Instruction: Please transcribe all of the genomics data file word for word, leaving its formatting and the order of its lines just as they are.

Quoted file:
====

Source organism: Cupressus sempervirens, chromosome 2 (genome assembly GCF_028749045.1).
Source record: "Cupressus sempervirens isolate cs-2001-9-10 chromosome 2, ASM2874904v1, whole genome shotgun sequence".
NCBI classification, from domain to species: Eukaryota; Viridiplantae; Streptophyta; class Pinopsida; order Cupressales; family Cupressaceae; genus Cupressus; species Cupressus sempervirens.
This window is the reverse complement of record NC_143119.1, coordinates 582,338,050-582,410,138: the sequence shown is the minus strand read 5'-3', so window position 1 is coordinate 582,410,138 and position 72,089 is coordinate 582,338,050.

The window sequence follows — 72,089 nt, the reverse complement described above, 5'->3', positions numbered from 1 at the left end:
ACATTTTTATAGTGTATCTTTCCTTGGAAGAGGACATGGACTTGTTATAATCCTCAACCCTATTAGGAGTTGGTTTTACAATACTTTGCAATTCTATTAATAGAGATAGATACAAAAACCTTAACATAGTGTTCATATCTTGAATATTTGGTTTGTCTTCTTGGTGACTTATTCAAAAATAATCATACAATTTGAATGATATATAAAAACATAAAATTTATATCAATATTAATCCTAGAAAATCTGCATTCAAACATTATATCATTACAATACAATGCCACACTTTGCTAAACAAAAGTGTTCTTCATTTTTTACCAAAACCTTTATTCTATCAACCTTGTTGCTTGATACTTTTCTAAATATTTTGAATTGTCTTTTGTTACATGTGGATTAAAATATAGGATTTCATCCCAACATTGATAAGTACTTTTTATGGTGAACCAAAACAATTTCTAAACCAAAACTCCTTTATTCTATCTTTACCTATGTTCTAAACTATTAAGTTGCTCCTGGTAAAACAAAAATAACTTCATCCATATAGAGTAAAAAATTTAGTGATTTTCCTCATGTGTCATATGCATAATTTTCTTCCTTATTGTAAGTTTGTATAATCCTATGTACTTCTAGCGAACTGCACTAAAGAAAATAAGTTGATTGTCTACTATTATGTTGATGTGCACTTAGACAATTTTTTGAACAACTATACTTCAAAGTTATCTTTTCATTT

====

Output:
Source organism: Cupressus sempervirens, chromosome 2 (genome assembly GCF_028749045.1).
Source record: "Cupressus sempervirens isolate cs-2001-9-10 chromosome 2, ASM2874904v1, whole genome shotgun sequence".
NCBI classification, from domain to species: Eukaryota; Viridiplantae; Streptophyta; class Pinopsida; order Cupressales; family Cupressaceae; genus Cupressus; species Cupressus sempervirens.
This window is the reverse complement of record NC_143119.1, coordinates 582,338,050-582,410,138: the sequence shown is the minus strand read 5'-3', so window position 1 is coordinate 582,410,138 and position 72,089 is coordinate 582,338,050.

The window sequence follows — 72,089 nt, the reverse complement described above, 5'->3', positions numbered from 1 at the left end:
ACATTTTTATAGTGTATCTTTCCTTGGAAGAGGACATGGACTTGTTATAATCCTCAACCCTATTAGGAGTTGGTTTTACAATACTTTGCAATTCTATTAATAGAGATAGATACAAAAACCTTAACATAGTGTTCATATCTTGAATATTTGGTTTGTCTTCTTGGTGACTTATTCAAAAATAATCATACAATTTGAATGATATATAAAAACATAAAATTTATATCAATATTAATCCTAGAAAATCTGCATTCAAACATTATATCATTACAATACAATGCCACACTTTGCTAAACAAAAGTGTTCTTCATTTTTTACCAAAACCTTTATTCTATCAACCTTGTTGCTTGATACTTTTCTAAATATTTTGAATTGTCTTTTGTTACATGTGGATTAAAATATAGGATTTCATCCCAACATTGATAAGTACTTTTTATGGTGAACCAAAACAATTTCTAAACCAAAACTCCTTTATTCTATCTTTACCTATGTTCTAAACTATTAAGTTGCTCCTGGTAAAACAAAAATAACTTCATCCATATAGAGTAAAAAATTTAGTGATTTTCCTCATGTGTCATATGCATAATTTTCTTCCTTATTGTAAGTTTGTATAATCCTATGTACTTCTAGCGAACTGCACTAAAGAAAATAAGTTGATTGTCTACTATTATGTTGATGTGCACTTAGACAATTTTTTGAACAACTATACTTCAAAGTTATCTTTTCATTT